the Arison Group, named for Shari’s father, Carnival Cruise founder Ted Arison,
invests in the arts, environmental projects and coexistence
- Niv Elis
35. Bank Leumi CEO Rakefet
Barely a year into her position as CEO of Bank Leumi, 47-year-old Rakefet
Russak-Aminoach touched off a note of public ire that vaulted into the
headlines. The Bank had decided to forgive NIS 150 million owed to it by the
chronically indebted IDB Holdings, owned by tycoon Nochi Dankner. The problem
was, without a debt settlement, the company might go under, and not pay back the
rest of its hefty debt. After the sharp public outcry, which included several
pointed Facebook campaigns, the bank reversed course, leaving IDB’s fate
Having weathered the controversy, Russak- Aminoach, who eight
years ago became the youngest board member of the bank, is tasked with leading
Israel’s second largest bank in a way that manages both its financial interests
and the public’s sense of social justice.
- Niv Elis
36. Author David Grossman
David Grossman has become a vital and influential voice for peace
in Israeli society through both his literature and his political activism. Born
in Jerusalem, the 59-year-old writer started his career as an anchor on Kol
Yisrael, but was fired when in 1988 he refused to downplay the news that the
Palestinians had declared their own state and recognized Israel’s right to
exist. His book The Yellow Wind, published in 1987, created a firestorm in
Israel as it documented daily humiliations experienced by Palestinians living
under Israeli rule in the territories.
“I usually write about things that
frighten me,” Grossman said at the time. “Otherwise what’s the point?”
then Grossman has written over a dozen books, translated into more than 30
languages. His latest and highly lauded novel, To the End of the Land (2008),
follows a mother who refuses to stop hiking while her son is at war, so that she
won’t be home to hear from the IDF if something happens to him. The book was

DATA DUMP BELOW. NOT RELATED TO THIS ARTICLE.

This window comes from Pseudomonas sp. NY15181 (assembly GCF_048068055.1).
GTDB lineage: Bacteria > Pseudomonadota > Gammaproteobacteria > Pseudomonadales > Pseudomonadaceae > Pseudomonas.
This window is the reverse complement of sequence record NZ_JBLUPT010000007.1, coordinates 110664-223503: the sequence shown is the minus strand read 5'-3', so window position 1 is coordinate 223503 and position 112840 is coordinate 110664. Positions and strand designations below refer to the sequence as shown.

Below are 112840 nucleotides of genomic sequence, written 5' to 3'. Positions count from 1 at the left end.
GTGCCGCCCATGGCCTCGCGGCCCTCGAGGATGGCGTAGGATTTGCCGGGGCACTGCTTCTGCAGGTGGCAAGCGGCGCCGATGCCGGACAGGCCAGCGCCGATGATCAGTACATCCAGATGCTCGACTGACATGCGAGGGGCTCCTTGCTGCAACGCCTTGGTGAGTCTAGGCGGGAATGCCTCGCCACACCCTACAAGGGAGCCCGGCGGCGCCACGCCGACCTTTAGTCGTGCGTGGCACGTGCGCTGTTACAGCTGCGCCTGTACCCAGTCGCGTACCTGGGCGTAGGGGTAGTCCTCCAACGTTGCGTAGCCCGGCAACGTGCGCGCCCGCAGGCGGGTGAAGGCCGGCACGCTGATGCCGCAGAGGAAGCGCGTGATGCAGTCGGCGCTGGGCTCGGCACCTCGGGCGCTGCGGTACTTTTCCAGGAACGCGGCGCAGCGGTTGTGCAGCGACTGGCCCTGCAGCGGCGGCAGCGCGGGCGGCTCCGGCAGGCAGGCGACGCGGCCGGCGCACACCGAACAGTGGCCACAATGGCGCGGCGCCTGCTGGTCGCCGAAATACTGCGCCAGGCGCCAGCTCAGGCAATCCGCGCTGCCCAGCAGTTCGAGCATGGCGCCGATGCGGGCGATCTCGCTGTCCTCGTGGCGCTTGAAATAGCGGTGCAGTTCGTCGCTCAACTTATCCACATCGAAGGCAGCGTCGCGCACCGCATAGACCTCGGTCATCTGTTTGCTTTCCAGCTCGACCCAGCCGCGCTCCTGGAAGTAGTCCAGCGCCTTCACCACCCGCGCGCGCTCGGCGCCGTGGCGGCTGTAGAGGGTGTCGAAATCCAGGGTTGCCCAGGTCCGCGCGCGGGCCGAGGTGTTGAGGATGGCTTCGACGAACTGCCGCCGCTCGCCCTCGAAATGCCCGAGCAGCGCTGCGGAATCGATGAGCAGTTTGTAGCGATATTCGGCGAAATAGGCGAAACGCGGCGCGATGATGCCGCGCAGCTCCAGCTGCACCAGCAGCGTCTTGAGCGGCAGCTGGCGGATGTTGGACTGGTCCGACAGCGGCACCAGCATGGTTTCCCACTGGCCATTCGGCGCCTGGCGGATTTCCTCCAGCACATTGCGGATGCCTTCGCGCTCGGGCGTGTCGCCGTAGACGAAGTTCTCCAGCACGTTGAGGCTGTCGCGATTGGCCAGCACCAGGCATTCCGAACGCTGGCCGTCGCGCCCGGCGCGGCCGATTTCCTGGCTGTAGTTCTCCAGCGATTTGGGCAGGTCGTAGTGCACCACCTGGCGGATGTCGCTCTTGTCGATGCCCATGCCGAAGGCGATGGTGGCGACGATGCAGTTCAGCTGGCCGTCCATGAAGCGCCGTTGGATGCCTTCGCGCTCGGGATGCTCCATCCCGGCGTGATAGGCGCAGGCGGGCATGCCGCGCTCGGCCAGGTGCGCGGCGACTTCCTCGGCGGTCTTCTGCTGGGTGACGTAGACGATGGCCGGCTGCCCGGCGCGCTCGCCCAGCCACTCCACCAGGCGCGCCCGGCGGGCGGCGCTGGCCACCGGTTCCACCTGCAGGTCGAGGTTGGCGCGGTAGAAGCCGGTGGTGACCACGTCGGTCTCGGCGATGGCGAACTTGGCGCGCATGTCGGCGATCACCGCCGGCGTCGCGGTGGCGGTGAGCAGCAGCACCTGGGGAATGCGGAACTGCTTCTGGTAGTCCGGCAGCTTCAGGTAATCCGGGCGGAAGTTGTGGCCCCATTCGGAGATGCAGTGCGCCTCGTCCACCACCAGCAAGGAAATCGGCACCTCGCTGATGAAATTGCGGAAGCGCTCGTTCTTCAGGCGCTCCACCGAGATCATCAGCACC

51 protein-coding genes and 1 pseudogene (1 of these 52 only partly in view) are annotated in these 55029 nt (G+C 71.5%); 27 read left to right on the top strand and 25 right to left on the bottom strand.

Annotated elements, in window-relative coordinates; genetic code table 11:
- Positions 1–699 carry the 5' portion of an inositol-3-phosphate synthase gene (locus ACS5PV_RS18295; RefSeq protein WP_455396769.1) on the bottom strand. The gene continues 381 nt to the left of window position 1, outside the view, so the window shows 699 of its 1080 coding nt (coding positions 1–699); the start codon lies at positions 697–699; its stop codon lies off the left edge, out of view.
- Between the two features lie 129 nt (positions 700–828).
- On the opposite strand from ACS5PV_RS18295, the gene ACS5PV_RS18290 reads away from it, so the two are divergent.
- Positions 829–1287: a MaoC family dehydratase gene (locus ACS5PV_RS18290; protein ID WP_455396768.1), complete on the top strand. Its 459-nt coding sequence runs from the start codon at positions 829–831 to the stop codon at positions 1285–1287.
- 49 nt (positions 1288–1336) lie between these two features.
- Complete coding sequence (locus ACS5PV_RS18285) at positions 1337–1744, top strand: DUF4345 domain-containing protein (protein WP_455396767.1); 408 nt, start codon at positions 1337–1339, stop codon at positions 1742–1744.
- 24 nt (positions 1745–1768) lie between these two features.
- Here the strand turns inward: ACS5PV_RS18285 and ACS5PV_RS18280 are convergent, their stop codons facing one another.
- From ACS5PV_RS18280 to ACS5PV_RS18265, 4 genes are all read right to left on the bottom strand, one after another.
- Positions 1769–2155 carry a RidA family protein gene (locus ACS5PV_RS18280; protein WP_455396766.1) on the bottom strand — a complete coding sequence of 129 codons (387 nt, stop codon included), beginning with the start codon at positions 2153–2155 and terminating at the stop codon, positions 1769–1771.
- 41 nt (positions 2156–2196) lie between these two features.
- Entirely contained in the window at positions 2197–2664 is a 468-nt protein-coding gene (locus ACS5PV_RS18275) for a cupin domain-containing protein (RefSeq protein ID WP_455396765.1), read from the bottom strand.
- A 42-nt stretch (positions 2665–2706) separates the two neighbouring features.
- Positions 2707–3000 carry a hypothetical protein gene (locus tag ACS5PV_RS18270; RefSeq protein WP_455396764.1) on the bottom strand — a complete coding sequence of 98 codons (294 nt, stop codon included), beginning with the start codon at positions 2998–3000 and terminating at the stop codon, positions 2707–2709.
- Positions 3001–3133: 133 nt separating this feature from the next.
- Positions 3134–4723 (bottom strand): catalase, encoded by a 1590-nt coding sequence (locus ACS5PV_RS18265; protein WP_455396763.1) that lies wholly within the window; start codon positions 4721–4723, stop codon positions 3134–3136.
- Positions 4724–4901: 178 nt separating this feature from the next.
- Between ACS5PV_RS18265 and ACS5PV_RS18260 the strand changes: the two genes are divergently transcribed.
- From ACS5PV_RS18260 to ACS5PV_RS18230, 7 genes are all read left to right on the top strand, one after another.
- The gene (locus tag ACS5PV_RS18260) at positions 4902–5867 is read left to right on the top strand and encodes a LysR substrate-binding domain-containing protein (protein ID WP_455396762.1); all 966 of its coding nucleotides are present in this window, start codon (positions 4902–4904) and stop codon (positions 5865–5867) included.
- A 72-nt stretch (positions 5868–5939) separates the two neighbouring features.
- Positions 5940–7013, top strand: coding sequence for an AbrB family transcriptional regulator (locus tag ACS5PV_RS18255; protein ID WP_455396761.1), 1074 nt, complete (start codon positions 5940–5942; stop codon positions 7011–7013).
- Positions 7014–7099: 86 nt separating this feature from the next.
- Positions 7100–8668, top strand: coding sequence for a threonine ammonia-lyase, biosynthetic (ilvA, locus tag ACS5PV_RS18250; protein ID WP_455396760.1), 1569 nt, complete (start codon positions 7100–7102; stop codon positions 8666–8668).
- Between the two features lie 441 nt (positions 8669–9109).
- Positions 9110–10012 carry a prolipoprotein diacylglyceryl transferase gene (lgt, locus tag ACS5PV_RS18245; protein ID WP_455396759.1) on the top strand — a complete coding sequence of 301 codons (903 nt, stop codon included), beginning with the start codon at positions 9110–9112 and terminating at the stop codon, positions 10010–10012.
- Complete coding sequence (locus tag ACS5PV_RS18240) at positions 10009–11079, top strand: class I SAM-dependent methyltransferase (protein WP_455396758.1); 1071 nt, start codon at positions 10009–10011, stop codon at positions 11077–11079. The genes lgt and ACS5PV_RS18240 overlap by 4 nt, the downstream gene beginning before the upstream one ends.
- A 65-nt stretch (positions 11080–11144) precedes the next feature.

nominated for a National Book Critics Circle Award for Fiction in 2010, and US
President Barack Obama said it was among the books he took with him on vacation
in August 2011.
Grossman’s pro-peace activism grew in August 2006 when
his son Uri was killed during the Second Lebanon War. Soon after he spoke at the
memorial ceremony for slain prime minister Yitzhak Rabin, in which he blamed
prime minister Ehud Olmert for the war and failure to pursue peace with the
Grossman has won many awards including the Sapir Prize, the
Bialik Prize and the Emet Prize.
- Rachel Marder
37. WJC President Ronald S. Lauder
An international businessman and philanthropist, Ronald S. Lauder, 69, has
served as president of the World Jewish Congress since 2007, and was reelected
this month. He is considered one of the wealthiest and most influential Jewish
leaders on the world stage. The son of Joseph and Estee Lauder, who established
a cosmetics empire in the US, the New York-based Lauder manages investments in
real estate and media, including Central European Media Enterprises and
Jerusalem Capital Studios. He has demonstrated his deep commitment to Israel and
Jewish causes through a wide range of philanthropic endeavors. A former US
ambassador to Austria and close associate of Prime Minister Binyamin Netanyahu,
he has served as an intermediary between Israel and Turkey, and between Israel
and Syria. In 1987, he established The Ronald S. Lauder Foundation, which
focuses on Jewish education and community outreach programs. After a successful
10-year tenure as president of the Jewish National Fund, Lauder became chairman
of its board in 2007.
Under his leadership, JNF gained a four-star rating